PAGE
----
In fact, going for green growth is actually much less expensive than paying for the costs of environmental damage in the future. In a study commissioned by the Indian government, the World Bank found the annual cost of environmental degradation (primarily on the impact on people’s health of pollution from burning fossil fuels – for example, an increase in cardiopulmonary disease among adults living in polluted urban areas) amounts to $80 billion or roughly 5.7% of India’s Gross Domestic Product [5]. On the contrary, adopting increasingly necessary low-emission “green-growth’’ is relatively inexpensive when looking at the larger picture: reducing air pollution and particle emissions by a third would lower India’s GDP by only 0.7%. There is a need for governments in poor countries to realise that there no trade-off between economic growth and protecting the country’s natural resources and the health of its people.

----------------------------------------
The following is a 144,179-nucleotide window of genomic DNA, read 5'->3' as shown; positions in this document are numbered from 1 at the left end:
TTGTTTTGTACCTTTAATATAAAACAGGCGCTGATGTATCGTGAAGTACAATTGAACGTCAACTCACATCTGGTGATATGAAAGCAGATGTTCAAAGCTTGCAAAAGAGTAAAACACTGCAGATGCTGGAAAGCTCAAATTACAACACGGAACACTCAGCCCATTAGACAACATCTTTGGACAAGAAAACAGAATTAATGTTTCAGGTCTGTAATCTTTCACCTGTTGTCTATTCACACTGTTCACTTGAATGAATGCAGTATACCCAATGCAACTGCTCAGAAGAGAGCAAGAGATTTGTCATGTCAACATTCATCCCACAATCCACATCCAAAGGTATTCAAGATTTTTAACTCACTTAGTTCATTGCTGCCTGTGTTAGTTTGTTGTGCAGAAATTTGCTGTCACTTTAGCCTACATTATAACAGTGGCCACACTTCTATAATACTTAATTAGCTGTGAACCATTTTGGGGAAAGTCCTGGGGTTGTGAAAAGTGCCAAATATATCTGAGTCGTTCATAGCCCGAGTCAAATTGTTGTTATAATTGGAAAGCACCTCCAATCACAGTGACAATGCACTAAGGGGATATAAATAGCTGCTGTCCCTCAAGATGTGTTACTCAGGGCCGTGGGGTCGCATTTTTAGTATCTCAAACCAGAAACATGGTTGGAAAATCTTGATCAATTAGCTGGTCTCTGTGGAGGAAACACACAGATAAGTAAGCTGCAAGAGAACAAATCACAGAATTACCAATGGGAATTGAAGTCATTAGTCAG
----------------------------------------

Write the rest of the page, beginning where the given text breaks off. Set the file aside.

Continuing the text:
Admittedly, fears that MNCs might shift their undeniably pollutive production facilities to another low-cost country with less stringent environmental standards elsewhere, and thus deprive citizens of jobs and cause the country to lose a major source of income are not unfounded. However, there is increasing international consensus that MNCs should change their environmentally destructive practices – such as the PT Gistex Group’s dumping of chemical dyes down the Citarum River in Indonesia [6] – and the increasing chances for large corporations to face boycotts by environmentalists and advocacy groups, which have a growing support base globally. Due to both public opinion and long-term economic implications of inaction, more than 30 large US corporations (such as General Electric and Dupont) have joined an alliance called the US Climate Action Partnership, which presses for swift legislations on curbing emissions [7]. The Asia-Pacific Human Development Report 2012 also argues that “moving to greener, more resilient, lower-emission options that not only sustain the environment but also offer opportunities to the poor for employment and income” [8]. With less cause for worry over the possible loss of jobs and income, poor countries are more able to focus on caring for the environment knowing that it would not jeopardise the economy.